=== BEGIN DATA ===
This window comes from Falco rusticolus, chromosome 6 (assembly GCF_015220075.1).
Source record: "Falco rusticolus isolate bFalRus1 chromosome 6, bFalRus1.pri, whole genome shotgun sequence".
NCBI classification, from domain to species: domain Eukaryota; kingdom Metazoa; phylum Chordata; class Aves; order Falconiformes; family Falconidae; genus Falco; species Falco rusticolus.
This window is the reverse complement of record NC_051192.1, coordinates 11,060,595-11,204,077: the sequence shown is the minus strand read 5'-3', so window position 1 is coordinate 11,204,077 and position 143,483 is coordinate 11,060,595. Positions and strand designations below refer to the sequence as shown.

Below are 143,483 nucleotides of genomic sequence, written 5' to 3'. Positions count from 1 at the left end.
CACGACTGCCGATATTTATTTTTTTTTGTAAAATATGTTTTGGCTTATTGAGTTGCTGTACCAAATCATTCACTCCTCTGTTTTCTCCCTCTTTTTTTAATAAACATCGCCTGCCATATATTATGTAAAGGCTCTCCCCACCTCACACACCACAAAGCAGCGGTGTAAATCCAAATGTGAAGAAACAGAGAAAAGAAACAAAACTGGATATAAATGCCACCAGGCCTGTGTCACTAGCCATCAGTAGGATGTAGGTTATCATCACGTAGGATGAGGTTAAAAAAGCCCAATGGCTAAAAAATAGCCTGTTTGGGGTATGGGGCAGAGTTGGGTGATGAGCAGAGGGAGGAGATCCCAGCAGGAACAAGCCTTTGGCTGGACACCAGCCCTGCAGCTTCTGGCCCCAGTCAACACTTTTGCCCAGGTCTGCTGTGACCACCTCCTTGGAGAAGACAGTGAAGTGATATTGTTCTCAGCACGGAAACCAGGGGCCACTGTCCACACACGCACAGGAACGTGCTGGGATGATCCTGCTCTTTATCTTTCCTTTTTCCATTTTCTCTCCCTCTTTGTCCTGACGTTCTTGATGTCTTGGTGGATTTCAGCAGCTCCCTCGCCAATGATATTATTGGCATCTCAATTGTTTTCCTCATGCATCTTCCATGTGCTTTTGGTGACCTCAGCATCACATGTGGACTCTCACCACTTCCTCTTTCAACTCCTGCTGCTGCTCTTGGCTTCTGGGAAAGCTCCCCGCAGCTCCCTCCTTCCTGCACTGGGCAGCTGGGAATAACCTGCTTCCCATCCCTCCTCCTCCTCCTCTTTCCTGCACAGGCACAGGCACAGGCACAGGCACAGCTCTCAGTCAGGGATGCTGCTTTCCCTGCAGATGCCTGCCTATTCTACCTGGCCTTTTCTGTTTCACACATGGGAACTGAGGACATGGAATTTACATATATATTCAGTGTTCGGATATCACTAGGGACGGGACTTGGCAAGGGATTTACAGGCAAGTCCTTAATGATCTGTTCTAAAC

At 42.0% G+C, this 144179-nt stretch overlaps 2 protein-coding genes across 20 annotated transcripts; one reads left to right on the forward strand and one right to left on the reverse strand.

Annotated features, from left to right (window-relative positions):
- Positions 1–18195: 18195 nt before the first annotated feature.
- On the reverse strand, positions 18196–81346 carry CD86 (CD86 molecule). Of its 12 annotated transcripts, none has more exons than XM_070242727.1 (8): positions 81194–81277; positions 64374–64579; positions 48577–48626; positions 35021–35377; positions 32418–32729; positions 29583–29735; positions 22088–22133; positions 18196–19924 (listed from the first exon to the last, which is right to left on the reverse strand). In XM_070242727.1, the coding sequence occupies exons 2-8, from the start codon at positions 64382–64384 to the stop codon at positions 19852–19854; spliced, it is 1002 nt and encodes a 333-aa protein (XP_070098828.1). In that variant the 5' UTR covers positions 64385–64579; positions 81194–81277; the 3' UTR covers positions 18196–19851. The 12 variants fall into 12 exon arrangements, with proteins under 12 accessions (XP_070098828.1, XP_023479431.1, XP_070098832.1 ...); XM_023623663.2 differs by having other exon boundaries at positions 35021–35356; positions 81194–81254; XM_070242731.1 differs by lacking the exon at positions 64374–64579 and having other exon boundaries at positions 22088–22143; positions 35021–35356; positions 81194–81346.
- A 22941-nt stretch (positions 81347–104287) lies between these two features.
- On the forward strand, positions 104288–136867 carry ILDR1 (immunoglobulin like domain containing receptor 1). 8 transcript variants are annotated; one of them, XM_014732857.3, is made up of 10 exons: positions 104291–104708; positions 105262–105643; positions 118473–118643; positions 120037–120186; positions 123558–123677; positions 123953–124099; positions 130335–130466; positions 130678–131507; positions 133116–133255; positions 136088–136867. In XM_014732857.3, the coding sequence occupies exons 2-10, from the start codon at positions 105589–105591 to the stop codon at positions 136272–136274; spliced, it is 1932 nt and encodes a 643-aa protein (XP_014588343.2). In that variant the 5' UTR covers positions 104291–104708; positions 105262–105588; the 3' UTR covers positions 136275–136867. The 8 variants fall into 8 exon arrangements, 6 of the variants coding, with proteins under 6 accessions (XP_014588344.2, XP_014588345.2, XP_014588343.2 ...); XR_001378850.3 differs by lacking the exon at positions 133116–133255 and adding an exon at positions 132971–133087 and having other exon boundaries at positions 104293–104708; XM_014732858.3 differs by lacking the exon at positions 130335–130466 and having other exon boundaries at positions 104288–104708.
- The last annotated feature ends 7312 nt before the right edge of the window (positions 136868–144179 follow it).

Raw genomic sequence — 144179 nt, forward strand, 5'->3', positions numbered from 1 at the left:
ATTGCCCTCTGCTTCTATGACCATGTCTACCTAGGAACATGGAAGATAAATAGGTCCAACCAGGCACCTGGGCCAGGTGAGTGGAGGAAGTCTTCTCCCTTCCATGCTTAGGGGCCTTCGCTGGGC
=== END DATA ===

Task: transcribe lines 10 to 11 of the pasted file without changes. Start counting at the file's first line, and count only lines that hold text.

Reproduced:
- On the reverse strand, positions 18196–81346 carry CD86 (CD86 molecule). Of its 12 annotated transcripts, none has more exons than XM_070242727.1 (8): positions 81194–81277; positions 64374–64579; positions 48577–48626; positions 35021–35377; positions 32418–32729; positions 29583–29735; positions 22088–22133; positions 18196–19924 (listed from the first exon to the last, which is right to left on the reverse strand). In XM_070242727.1, the coding sequence occupies exons 2-8, from the start codon at positions 64382–64384 to the stop codon at positions 19852–19854; spliced, it is 1002 nt and encodes a 333-aa protein (XP_070098828.1). In that variant the 5' UTR covers positions 64385–64579; positions 81194–81277; the 3' UTR covers positions 18196–19851. The 12 variants fall into 12 exon arrangements, with proteins under 12 accessions (XP_070098828.1, XP_023479431.1, XP_070098832.1 ...); XM_023623663.2 differs by having other exon boundaries at positions 35021–35356; positions 81194–81254; XM_070242731.1 differs by lacking the exon at positions 64374–64579 and having other exon boundaries at positions 22088–22143; positions 35021–35356; positions 81194–81346.
- A 22941-nt stretch (positions 81347–104287) lies between these two features.